Discovery Organics | SAVE THE DATE! June 5th
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Discovery Organics is organizing a panel discussion about Farm Working conditions this coming June 5th at 6pm downtown Vancouver and hope you can join! It should be a great learning opportunity for our customers, staff and partners, offering a different angle from ours.

“Arrests as Mexico farming wage strike turns violent” Aljazeera – May 12th                                                            

… “Farmworkers in Baja California protest low pay, poor conditions”

… “Many laborers stayed away from the fields Tuesday and hundreds spilled onto the highway, where they barricaded the road and burned tires.” LA Times – March 18th                      

…”Labour exploitation, slave-like conditions found on farms supplying biggest supermarkets” – ABC News Australia – May 7th

Here are just a few examples of the headlines we’ve seen in the media in the past few months.

There is so much interest in food, yet no interest in the hands that pick that food

As consumers are increasingly asking for food chains transparency, widespread labour abuses are being documented in Northern Mexico, in Washington State and more recently in Australia too. Connecting the field to the grocery store seems to be the best means to bring back labour rights for farm workers (often times migrant) feeding us year-round.

Two paradigms have emerged. On the one hand an urge for a sustainable food system and on the other hand, boycotts and strikes revealing a food system which social sustainable is extremely challenged.

And closer to home…

Locally, challenges are also very perceptible. Every year, almost 10,000 mostly immigrant and migrant workers carry out a range of tasks in support of British Columbia’s horticultural industry. This workforce, which is so essential to this industry, to the families and communities that derive their livelihood from horticulture, and to the safety and quality of BC fruits and vegetables, comprises one of the lowest paid, least protected, and most vulnerable occupational categories in the province. Agriculture is also among the most dangerous jobs.

The modes by which immigrant and migrants are incorporated into the labour market construct them as highly vulnerable workers, particularly in terms of health and safety.

(Extract from Farmworker Health and Safety: Challenges for British Columbia – G. Otero, SFU and K. Preibisch, U of Guelph).

To what extent can we claim our food system to be sustainable?

What needs to be implemented to reach social sustainability in our food system, both locally and globally?

For more, watch Product of Mexico – Behind the Scenes video

About the speakers:

David Fairey has an MA in Labour Economics from the University of British Columbia. He has been a Labour Research Economist and Labour Relations Consultant in BC for over 30 years, and Director of the Trade Union Research Bureau since 1989. David is now the director of Labour Consulting Services and is also a CCPA–BC research associate.

Colette Cosner is the executive director of the Domestic Fair Trade Association—a coalition of stakeholders throughout the US and Canadian food and farming systems dedicated to health, justice, and sustainability. Originally from the east coast, Colette moved to Seattle in 2009 to work for YES! Magazine. Since then she has served as the Regional Organizer of Witness for Peace Northwest, the Communications Association for Cultivate Impact, and a board member for the Washington Fair Trade Coalition. She is the co-author of “Farmers at the Table: Connecting Food and Trade Justice.”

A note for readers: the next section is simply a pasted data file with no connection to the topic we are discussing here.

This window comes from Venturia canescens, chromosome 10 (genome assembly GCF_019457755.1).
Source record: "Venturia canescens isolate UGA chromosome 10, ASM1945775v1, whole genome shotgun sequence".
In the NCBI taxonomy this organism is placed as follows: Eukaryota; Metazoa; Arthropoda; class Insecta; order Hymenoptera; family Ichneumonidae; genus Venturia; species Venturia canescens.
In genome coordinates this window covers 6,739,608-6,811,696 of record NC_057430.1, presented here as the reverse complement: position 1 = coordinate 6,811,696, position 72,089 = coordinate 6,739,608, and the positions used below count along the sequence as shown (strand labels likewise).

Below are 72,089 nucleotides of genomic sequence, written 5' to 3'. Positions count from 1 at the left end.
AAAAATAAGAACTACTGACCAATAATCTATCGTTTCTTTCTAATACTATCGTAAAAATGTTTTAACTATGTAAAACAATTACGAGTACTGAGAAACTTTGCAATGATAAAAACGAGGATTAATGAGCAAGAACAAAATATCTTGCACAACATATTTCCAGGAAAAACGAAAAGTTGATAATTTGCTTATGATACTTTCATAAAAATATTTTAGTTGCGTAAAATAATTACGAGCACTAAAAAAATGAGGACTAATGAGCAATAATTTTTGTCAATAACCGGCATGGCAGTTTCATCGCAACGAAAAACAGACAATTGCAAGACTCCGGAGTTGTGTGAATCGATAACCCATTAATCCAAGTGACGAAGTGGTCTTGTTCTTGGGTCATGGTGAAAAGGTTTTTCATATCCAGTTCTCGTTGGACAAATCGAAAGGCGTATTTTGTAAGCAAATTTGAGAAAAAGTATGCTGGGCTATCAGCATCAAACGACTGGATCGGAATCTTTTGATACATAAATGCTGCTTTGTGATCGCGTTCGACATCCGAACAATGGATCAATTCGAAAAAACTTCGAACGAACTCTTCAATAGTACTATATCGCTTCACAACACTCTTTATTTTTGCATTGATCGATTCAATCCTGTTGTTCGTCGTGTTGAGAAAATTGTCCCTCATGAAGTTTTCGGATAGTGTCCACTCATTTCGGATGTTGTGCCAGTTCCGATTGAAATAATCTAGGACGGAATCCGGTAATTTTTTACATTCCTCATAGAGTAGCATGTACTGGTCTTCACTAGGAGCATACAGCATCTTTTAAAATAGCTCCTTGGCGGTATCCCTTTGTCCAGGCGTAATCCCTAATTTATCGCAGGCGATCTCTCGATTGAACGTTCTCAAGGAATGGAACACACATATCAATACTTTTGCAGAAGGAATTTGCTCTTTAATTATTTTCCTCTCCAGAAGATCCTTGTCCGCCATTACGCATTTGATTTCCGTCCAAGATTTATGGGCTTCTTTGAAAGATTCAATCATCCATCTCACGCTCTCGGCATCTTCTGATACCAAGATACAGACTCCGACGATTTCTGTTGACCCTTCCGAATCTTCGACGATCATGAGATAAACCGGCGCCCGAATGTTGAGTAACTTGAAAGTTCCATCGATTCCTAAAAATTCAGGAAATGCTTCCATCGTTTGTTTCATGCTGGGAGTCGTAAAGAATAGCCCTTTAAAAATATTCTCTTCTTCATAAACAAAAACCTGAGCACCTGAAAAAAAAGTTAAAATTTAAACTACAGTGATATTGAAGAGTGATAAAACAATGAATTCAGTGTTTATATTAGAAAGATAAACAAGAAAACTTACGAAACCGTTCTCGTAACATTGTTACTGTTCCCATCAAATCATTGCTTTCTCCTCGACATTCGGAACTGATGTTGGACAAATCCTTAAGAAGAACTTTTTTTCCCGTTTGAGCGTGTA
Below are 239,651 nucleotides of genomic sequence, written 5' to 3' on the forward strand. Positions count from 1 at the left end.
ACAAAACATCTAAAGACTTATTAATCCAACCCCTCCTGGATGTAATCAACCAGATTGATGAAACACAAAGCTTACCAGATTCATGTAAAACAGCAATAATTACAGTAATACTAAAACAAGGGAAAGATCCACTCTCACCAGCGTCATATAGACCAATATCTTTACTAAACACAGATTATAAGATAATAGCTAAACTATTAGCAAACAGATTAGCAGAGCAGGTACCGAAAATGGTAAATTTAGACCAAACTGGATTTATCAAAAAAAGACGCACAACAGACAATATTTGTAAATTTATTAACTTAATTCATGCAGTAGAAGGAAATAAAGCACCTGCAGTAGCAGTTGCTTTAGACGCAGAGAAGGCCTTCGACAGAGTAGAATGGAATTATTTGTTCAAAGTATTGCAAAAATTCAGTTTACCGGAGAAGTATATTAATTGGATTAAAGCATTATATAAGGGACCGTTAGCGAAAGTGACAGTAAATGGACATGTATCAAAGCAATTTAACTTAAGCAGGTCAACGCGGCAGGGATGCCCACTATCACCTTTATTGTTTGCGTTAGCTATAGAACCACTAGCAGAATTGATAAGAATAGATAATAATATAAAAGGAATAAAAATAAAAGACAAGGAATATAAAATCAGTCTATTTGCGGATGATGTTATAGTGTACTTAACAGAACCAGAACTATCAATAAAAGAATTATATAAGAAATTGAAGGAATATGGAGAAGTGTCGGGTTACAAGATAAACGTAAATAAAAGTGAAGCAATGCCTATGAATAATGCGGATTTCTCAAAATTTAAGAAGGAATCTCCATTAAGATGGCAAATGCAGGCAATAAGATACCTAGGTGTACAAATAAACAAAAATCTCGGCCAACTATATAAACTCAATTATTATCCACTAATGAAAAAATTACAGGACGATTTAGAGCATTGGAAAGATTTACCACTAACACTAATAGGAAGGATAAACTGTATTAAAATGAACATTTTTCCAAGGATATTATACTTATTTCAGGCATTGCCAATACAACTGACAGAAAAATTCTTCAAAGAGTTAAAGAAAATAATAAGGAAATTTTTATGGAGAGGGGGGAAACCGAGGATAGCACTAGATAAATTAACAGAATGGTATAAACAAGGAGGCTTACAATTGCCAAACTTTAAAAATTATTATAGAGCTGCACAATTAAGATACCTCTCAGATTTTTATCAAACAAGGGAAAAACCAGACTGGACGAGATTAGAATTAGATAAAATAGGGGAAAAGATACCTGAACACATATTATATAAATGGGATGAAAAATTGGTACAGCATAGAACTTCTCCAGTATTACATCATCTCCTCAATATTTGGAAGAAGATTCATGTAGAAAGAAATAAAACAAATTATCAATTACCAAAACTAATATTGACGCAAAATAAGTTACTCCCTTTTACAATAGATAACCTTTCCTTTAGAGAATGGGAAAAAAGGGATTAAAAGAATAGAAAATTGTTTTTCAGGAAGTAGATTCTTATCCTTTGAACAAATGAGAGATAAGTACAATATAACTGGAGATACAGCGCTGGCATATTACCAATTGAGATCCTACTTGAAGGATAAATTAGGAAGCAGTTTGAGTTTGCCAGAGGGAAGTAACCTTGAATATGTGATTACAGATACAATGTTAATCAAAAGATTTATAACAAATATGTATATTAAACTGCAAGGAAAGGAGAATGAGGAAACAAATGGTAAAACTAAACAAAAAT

Gerardo Otero is professor of Sociology and Latin American Studies at Simon Fraser University. He is the author or editor of four books and dozens of scholarly articles and book chapters. His new edited book is Food for the Few: Neoliberal Globalism and the Biotechnology Revolution in Latin America, published in 2008 by The University of Texas Press.

Fr. Patrick Murphy is the director of Casa del Migrante, a house of hospitality in Tijuana where migrants receive room and board as well as medical assistance and orientation regarding migrant issues. Fr. Pat has been a member of the Missionaries of St. Charles – The Scalabrians since his first profession. During the course of his seminary formation, Fr. Patrick had the opportunity to live both in Mexico and Puerto Rico.

Mark Thompson is a professor of Social Sciences at the Sauder School of Business at UBC. He teaches Industrial Relations in the Organizational Behaviour and Human Resources Division. His research interests involve but are not limited to the impact of NAFTA labour accords and the management of industrial relations. He has published numerous scholarly articles, book chapters and papers on industrial relations, collective bargaining and occupational health and safety.

Please RSVP to Julie Sage, Discovery Organics Fairtrade Certification and Marketing Director:   

For event location please visit The Profile’s website

Photo credit: Don Bartletti – LA Times

Further reading:

Agreement may unravel on wage hike ending Baja farmworkers strike – LA Times – June 3, 2015

Arrests as Mexico farming wage strike turns violent – Aljazeera – May 12, 2015

Farmers in Baja California protest low pay, poor conditions – LA Times – March 18, 2015

Labour exploitation, slave-like conditions found on farms supplying biggest supermarkets – ABC News Australia – May 7, 2015

The struggle for Fairness at Sakuma Brothers – Fair World Project – March 31, 2015

Greek court fines migrant strawberry pickers who were shot at for demanding pay – The independent – June 4, 2015

VIDEO Message from DFTA farmworkers – May 9, 2015

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